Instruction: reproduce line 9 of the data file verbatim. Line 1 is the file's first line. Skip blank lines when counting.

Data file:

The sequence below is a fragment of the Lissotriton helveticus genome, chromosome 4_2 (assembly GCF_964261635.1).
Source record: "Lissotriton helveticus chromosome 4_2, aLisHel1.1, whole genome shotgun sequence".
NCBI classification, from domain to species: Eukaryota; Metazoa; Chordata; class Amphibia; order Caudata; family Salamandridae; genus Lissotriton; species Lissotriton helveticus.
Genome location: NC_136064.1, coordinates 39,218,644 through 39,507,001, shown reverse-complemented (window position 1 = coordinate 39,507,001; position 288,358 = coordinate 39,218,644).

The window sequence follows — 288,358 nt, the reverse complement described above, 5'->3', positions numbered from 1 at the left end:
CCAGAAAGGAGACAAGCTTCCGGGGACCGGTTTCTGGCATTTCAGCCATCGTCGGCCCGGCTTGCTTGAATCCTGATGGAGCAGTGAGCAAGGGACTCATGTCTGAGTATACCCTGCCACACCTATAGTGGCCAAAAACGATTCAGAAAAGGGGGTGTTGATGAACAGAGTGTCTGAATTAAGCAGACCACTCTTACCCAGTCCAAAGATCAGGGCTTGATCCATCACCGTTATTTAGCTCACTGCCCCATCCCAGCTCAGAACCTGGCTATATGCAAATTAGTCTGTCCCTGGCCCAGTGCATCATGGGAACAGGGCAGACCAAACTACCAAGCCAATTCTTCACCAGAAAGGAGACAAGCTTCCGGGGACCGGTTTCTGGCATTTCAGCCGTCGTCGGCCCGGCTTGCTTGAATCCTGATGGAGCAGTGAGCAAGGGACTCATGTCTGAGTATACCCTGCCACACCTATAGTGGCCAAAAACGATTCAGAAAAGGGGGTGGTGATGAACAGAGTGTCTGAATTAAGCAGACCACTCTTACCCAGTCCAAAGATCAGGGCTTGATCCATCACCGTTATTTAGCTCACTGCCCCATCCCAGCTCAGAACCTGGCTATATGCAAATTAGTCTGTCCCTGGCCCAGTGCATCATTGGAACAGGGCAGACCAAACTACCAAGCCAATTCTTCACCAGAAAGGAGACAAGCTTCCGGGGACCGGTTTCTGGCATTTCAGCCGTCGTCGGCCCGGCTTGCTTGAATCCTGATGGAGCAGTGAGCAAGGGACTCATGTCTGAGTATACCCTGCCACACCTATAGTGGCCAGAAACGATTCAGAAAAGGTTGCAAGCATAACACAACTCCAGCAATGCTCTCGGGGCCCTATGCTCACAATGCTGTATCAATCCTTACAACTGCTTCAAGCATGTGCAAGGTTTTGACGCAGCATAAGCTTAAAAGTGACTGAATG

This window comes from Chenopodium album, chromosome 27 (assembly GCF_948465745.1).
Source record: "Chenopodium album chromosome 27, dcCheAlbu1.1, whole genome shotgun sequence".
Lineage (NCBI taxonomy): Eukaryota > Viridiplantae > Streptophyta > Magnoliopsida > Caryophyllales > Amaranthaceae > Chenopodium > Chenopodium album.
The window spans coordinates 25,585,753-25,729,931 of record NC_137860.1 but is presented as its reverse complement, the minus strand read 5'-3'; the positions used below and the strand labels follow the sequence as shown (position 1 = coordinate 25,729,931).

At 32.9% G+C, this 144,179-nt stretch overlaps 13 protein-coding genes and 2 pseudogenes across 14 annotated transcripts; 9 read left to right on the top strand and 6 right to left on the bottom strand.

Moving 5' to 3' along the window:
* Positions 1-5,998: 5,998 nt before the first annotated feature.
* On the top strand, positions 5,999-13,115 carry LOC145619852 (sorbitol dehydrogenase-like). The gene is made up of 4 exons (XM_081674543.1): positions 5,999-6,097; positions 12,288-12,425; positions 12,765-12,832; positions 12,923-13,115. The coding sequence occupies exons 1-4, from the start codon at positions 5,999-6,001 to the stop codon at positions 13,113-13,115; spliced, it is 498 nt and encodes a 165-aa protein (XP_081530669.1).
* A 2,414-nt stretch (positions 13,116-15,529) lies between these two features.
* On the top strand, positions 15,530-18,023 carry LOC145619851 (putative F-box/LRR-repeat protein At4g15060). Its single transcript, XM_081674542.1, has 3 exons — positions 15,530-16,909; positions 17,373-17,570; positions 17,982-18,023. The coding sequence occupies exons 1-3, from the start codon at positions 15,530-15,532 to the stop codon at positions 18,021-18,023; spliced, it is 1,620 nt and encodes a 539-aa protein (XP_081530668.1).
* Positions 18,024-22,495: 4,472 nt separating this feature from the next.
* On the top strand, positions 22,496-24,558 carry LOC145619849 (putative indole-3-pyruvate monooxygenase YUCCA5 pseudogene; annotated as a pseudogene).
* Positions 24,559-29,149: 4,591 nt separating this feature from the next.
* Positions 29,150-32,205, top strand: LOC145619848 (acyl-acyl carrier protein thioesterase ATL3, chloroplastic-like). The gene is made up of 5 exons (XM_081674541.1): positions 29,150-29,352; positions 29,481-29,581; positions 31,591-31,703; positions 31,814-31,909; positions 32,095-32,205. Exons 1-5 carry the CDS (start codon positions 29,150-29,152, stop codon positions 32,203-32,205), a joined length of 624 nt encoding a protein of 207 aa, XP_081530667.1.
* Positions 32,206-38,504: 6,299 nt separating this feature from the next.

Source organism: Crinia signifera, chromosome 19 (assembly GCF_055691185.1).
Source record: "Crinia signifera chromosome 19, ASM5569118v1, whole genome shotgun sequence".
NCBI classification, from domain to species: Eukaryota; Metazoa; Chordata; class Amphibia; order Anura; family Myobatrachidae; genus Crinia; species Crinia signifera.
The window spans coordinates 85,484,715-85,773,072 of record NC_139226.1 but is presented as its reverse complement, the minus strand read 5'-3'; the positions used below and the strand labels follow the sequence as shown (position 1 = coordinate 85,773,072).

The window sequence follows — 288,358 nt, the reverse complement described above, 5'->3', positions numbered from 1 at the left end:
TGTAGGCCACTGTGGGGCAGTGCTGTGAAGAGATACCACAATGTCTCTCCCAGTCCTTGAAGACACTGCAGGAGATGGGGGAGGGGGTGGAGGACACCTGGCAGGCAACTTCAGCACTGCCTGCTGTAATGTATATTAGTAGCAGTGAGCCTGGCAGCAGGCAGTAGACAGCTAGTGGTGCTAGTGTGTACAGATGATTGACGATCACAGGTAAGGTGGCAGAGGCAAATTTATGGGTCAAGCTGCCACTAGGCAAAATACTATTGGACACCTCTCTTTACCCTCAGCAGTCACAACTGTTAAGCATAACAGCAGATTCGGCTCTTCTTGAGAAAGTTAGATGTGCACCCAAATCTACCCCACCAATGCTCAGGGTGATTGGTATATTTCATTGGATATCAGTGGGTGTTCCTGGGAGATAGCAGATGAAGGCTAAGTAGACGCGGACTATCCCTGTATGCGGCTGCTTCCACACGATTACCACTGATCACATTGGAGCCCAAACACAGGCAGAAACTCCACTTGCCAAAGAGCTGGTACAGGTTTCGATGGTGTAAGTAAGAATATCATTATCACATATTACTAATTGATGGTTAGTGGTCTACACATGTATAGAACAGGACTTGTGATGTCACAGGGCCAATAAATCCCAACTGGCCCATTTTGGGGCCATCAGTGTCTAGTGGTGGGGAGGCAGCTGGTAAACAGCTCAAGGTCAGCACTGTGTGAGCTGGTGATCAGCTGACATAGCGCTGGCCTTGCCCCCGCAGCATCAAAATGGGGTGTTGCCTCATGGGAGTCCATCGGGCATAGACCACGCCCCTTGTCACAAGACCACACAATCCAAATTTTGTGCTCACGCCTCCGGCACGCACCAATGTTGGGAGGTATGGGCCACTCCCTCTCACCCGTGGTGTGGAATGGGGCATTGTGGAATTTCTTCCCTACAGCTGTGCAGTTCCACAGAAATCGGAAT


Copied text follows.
Lineage (NCBI taxonomy): Eukaryota > Viridiplantae > Streptophyta > Magnoliopsida > Caryophyllales > Amaranthaceae > Chenopodium > Chenopodium album.